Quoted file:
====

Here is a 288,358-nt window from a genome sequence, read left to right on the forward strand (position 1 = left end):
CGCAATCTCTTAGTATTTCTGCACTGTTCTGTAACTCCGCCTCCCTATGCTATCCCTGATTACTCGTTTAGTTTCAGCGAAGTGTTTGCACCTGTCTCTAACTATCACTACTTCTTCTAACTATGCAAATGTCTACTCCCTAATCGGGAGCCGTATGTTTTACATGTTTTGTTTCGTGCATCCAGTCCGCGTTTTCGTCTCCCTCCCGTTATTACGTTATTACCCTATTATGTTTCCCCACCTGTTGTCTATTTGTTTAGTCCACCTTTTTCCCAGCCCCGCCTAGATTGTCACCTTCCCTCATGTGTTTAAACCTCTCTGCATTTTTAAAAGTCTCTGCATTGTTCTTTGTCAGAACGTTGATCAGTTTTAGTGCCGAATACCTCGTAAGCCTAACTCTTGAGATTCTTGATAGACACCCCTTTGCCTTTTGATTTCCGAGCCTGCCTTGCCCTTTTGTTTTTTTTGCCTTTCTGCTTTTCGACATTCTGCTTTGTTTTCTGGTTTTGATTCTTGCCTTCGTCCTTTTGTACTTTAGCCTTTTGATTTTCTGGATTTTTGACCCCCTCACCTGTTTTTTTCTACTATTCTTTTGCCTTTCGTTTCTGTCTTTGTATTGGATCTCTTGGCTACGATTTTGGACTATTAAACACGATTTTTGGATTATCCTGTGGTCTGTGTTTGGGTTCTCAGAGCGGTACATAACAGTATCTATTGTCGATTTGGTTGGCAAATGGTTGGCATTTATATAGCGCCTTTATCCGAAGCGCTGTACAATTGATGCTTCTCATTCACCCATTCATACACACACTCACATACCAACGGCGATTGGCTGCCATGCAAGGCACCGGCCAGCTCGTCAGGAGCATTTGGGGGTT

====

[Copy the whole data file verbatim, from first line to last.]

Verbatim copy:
Here is a 288,358-nt window from a genome sequence, read left to right on the forward strand (position 1 = left end):
CGCAATCTCTTAGTATTTCTGCACTGTTCTGTAACTCCGCCTCCCTATGCTATCCCTGATTACTCGTTTAGTTTCAGCGAAGTGTTTGCACCTGTCTCTAACTATCACTACTTCTTCTAACTATGCAAATGTCTACTCCCTAATCGGGAGCCGTATGTTTTACATGTTTTGTTTCGTGCATCCAGTCCGCGTTTTCGTCTCCCTCCCGTTATTACGTTATTACCCTATTATGTTTCCCCACCTGTTGTCTATTTGTTTAGTCCACCTTTTTCCCAGCCCCGCCTAGATTGTCACCTTCCCTCATGTGTTTAAACCTCTCTGCATTTTTAAAAGTCTCTGCATTGTTCTTTGTCAGAACGTTGATCAGTTTTAGTGCCGAATACCTCGTAAGCCTAACTCTTGAGATTCTTGATAGACACCCCTTTGCCTTTTGATTTCCGAGCCTGCCTTGCCCTTTTGTTTTTTTTGCCTTTCTGCTTTTCGACATTCTGCTTTGTTTTCTGGTTTTGATTCTTGCCTTCGTCCTTTTGTACTTTAGCCTTTTGATTTTCTGGATTTTTGACCCCCTCACCTGTTTTTTTCTACTATTCTTTTGCCTTTCGTTTCTGTCTTTGTATTGGATCTCTTGGCTACGATTTTGGACTATTAAACACGATTTTTGGATTATCCTGTGGTCTGTGTTTGGGTTCTCAGAGCGGTACATAACAGTATCTATTGTCGATTTGGTTGGCAAATGGTTGGCATTTATATAGCGCCTTTATCCGAAGCGCTGTACAATTGATGCTTCTCATTCACCCATTCATACACACACTCACATACCAACGGCGATTGGCTGCCATGCAAGGCACCGGCCAGCTCGTCAGGAGCATTTGGGGGTT